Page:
Argument about cooking meat

How to Win an Argument about Cooking Meat

Today I got the kind of phone call any carnivore loves to receive.

It came from someone who didn’t buy their beef from us but had read a post we wrote months ago about grilling Wagyu.

He wanted to know how to cook the steak he bought. His wife prefers well-done steaks and he likes it just about any other way.

When it comes to relationship advice I might not be the person to ask.

But red meat should not come between people. In fact, we think it can bring people together. Since we’re in the season of bringing people together I’ll share with you what I shared with him:

You see, there’s this thing about sneaking bites while you’re at the grill.

It’s not an acceptable thing to do except in your own backyard – and among people you love. For critical relationships and for winning an argument about cooking meat it is an essential skill.

The best way to convince people who insist on over-cooking their beef is to get them to try it rare –without them knowing. Sneaking bites is a good strategy.

There are a number of time-honored tricks to pulling this off.

“Close your eyes and open your mouth…” is a classic approach, for example.

They close their eyes and you then feed them your crafted perfection of properly cooked beef.

The problem with this method is that Moms everywhere try it with kids and broccoli. It creates trust issues.

So you have to get past that. You have to go deeper to win the argument.

You know that if you can just get past phobias – the cleanliness of the grill, the smell of the smoke from the fire, the color of the meat, the USDA recommendations for meat temperatures, etc. — they can then really come to enjoy beef as you do and that life can continue with wedded bliss.

Beef cooked properly can overcome all these obstacles.

Some significant others require powerful proof though.

For my wife, it’s the meat thermometer. If it doesn’t read 185 degrees internally she won’t touch it. She prefers filet mignon to other cuts because it’s so tender but she hasn’t learned yet that cooking your meat to such high temps turns them to sacrificial matter for the gods.

185 degrees is a brutal level of abuse for most cuts of beef. I can’t make myself do it, to be honest.

So that meat thermometer is going to spend a little more time in the flames that it does in the meat. Desperate times call for desperate deception.

There are, of course, other hard and fast rules that go a long way to helping win a meat cooking argument:

  1. Cook with fire. That means wood or charcoal. A gas grill is NOT fire. Propane or other gas-driven fuels will do nothing good for your beef. Do not use it. Fire changes the flavor argument no matter how long meat needs to be cooked.
  2. Do use a meat thermometer. When you are working with larger cuts of meat especially it is difficult to accurately gauge the cooking progress of the beef. The meat thermometer will settle the score and give you peace of mind by ensuring you don’t overcook it.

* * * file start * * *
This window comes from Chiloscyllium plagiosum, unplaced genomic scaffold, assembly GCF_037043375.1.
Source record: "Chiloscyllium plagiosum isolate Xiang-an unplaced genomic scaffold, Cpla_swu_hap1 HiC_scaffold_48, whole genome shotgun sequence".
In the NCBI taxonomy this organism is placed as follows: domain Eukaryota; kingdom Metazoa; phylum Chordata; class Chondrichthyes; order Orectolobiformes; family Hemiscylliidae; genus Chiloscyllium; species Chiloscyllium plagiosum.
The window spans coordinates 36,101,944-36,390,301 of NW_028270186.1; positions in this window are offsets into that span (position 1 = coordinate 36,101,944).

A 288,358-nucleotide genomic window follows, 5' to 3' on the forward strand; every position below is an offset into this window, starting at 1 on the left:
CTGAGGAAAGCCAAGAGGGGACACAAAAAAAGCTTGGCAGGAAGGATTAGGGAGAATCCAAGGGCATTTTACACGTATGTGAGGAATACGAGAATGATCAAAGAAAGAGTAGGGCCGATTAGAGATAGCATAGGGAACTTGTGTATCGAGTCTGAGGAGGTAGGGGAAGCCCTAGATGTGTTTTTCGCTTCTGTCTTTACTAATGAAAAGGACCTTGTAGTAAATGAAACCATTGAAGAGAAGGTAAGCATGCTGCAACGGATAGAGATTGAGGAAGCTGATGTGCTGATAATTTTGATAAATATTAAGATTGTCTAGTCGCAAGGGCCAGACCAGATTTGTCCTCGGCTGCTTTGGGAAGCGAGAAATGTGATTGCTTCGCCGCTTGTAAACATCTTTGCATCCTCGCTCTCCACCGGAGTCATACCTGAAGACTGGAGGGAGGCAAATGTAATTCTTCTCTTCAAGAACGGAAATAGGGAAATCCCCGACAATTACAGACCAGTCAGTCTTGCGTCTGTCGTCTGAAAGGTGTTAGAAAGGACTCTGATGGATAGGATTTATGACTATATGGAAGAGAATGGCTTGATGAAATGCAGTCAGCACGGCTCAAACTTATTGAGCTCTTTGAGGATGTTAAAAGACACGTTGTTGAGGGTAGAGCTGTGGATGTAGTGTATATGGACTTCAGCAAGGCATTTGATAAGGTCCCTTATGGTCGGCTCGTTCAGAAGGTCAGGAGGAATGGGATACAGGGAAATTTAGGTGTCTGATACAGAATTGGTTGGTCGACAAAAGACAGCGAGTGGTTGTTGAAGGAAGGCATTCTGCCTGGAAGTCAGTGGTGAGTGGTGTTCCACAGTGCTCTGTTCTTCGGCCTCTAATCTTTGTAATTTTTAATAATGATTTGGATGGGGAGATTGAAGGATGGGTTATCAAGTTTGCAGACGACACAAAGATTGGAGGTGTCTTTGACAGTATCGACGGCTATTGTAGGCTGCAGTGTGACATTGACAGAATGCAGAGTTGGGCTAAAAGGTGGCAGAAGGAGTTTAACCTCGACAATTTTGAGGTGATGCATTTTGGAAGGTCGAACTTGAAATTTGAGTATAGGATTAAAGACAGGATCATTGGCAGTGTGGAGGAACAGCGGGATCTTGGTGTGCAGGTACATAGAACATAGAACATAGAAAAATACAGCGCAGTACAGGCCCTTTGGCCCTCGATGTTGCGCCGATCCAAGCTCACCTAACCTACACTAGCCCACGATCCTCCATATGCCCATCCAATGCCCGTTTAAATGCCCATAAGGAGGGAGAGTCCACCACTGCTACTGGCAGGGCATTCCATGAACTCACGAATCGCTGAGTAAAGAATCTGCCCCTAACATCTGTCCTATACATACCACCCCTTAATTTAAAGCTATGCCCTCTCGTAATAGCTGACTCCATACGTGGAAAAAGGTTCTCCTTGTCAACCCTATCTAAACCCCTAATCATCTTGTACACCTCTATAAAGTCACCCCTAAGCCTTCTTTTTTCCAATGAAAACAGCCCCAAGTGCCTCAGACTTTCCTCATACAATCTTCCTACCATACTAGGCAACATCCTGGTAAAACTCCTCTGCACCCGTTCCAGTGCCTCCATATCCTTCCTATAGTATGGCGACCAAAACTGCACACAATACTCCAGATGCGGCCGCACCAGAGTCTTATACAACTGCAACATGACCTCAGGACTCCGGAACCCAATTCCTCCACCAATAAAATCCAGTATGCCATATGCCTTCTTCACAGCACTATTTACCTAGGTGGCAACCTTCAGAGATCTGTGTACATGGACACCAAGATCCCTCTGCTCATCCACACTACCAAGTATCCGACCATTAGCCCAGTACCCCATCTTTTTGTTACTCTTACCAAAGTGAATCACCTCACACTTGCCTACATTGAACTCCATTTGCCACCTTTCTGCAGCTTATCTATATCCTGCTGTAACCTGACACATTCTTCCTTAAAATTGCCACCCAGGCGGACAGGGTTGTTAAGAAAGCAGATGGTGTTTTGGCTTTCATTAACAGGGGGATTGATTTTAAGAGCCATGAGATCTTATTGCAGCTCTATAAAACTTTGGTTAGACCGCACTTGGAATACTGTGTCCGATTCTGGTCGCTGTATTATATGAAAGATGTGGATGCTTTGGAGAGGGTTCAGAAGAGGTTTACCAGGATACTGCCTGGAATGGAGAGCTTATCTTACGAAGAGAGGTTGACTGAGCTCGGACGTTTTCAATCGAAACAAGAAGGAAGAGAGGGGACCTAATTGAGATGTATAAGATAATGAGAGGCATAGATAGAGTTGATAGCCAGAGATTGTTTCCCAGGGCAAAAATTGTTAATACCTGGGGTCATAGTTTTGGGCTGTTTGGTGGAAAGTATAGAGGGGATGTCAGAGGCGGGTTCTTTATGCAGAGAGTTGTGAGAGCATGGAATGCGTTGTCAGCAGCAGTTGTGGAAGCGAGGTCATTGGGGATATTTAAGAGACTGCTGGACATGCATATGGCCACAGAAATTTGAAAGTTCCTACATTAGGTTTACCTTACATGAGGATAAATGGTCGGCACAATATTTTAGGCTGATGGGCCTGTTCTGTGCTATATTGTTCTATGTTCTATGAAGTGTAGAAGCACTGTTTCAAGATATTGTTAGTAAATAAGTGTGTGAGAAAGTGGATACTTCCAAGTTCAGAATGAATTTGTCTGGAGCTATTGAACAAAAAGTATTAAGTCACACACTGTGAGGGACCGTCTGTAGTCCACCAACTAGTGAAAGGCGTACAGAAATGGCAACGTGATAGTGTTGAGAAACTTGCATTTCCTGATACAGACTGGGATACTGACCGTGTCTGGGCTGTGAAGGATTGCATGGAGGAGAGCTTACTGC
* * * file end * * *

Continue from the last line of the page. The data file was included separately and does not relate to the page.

3. Cook together. This sounds kind of dumb but think about it. The perception of time is different when you are in front of the grill versus when you are away from it.
  4. Talk to a lot of people. We live in an incredible time. Through social media you can find all kinds of people out there who are passionate about food and cooking. They have blogs, videos on YouTube, forums, streams, podcasts and posts to give you ideas. You will find many, many people who share your opinions and preferences when it comes to preparing food. We are engaging a lot of them these days and we LOVE it. One we are coming to know on Instagram is TheBBQStandard, for example. Good folks who know a thing or two about good food.
  5. Buy real wagyu. Yeah, I have to say that. But its true. Quality matters. Know what you’re putting on your grill. You’re never going to win an argument by cooking up inferior stuff. When it comes to beef, breeding matters. There is a real education that has to happen about meat quality. Wagyu makes those lessons easy to learn. You only have to cook it once and taste it once to learn that lesson.

Finally, and I tip my hat to this guy and thank him for calling us.

Yes, we’re selling meat here and we make no secret of that. But we’re carnivores first and we love the opportunity to talk about cooking meat – and winning arguments.

There are a lot of opinions out there and we share our here shamelessly. We don’t claim to be right. We just claim to really enjoy the beef we cook.

Wherever you get your beef we want you to enjoy it too.

So please call. Or text. Or email.

Please talk to us about your ideas, your struggles and your experiences in cooking meat. We enjoy it.

And we love a good argument.